Every call made, every financial transaction completed, every webpage loaded relies on satellites in the Earth’s orbit. Satellites serve as the backbone of global communication. As well as offering GPS guidance for transport and travel, they grant us unparalleled views of our planet, providing essential data for accurate weather forecasts, disaster management, and monitoring climate…
The peaceful use of space can contribute to more security and prosperity on earth. New satellites can bring fast Internet to remote corners of the earth or provide us with important data in the fight against climate change. Cooperation in research and the management of common security risks such as solar storms or meteorites offer the chance for mankind as a whole to move closer together. But international space law is not prepared for some of the important developments of recent years. To prevent conflicts, we urgently need an update!
New rules for Space
The activities of states in the exploration and use of space are regulated by the Outer Space Treaty of 1967. It states that the universe belongs to all of us, and all states have the right to explore the space. All activities in space should be carried out peacefully and for the benefit of all mankind.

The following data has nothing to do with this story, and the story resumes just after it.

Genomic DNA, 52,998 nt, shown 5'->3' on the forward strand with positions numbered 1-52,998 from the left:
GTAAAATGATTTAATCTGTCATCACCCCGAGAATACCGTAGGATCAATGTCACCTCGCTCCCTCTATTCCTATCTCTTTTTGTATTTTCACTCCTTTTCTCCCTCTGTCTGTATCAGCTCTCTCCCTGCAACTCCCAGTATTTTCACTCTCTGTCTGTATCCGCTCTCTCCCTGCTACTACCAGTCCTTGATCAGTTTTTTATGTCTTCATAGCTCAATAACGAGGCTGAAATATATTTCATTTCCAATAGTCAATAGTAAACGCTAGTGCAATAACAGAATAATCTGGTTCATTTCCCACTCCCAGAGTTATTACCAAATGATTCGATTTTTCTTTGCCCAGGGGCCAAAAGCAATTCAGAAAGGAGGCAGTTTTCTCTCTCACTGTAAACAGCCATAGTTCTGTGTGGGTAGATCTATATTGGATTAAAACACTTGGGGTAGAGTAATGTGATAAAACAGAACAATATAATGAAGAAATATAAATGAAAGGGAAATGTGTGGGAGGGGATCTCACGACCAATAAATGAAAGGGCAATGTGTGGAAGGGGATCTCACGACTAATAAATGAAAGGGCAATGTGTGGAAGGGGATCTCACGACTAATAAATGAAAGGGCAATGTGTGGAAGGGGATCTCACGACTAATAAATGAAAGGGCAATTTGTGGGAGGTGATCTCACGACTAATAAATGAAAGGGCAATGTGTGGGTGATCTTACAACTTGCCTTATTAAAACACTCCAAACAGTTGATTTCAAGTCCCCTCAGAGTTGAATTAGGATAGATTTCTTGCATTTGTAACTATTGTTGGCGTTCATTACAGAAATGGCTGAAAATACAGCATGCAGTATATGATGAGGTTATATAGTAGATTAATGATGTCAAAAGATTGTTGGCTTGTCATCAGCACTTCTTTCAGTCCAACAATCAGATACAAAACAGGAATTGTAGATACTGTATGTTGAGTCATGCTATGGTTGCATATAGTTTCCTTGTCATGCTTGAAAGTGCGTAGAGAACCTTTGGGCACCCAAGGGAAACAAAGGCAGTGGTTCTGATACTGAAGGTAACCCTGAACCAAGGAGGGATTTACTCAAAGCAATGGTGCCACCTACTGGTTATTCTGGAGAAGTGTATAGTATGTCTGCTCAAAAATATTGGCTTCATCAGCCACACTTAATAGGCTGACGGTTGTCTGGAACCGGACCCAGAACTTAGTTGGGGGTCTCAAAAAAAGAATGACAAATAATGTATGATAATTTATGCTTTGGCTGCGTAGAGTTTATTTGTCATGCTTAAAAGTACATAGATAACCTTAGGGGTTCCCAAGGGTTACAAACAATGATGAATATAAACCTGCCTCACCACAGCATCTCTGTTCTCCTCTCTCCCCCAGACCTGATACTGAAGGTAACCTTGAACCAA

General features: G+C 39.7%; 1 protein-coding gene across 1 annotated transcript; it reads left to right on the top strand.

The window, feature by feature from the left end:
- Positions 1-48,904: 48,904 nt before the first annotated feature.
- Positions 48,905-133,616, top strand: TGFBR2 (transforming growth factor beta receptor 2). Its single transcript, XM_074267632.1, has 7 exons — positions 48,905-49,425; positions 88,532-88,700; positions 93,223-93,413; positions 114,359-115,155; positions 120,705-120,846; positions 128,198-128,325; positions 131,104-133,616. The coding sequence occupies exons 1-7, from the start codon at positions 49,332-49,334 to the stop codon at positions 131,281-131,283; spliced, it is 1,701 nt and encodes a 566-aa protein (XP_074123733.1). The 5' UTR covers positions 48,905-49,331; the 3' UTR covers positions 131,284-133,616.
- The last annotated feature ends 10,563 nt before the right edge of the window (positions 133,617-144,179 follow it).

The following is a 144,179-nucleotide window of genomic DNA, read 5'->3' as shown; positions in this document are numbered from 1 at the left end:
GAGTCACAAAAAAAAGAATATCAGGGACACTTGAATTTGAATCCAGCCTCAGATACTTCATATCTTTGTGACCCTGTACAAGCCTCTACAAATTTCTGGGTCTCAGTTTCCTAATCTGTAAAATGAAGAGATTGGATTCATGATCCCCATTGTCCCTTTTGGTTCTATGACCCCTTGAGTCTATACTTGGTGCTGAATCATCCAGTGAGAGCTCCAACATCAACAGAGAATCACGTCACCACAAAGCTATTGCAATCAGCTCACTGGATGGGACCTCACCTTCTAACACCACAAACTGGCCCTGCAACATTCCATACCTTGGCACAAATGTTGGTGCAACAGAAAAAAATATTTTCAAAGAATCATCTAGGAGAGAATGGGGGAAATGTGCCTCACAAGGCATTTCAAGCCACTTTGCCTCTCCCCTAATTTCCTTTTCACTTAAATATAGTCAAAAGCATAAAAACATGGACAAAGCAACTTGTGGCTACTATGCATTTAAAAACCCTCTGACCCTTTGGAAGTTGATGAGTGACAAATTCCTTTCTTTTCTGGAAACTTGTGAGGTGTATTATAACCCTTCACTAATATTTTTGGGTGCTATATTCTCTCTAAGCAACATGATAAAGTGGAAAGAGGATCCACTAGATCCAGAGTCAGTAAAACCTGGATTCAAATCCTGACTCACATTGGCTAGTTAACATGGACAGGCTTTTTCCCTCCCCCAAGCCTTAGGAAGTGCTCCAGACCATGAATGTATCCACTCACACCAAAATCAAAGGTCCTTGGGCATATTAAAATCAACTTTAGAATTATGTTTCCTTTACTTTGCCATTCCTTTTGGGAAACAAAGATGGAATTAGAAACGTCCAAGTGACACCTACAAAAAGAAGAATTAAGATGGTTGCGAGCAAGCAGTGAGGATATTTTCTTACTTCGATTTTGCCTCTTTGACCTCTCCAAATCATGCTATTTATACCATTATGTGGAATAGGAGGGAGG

With its fundamental commitment to the exclusively peaceful use of space, the Treaty was and is an important legal document in the context of international understanding. However, today the treaty is no longer up to date.
With the founding of Space Forces, we are currently experiencing a new wave of militarization of space. China and Russia have already established their own partial armed forces for space as early as 2015. France and the USA followed in 2019. International law must react consistently to these developments. I advocate for a ban on all military actions in space.
Moreover, international space law is currently not prepared for the increasing private-sector use of space. It urgently needs to be revised to create legal certainty. For example, binding rules are needed to distribute the limited space in orbit. In addition, private-sector actors must be obliged to dispose their space debris.
At a time when the private-sector exploitation of resources in space is within reach, ownership issues are also pressing. Space is a common good and we must not allow individuals to enrich themselves from the property of all. The wealth of the universe must be distributed fairly.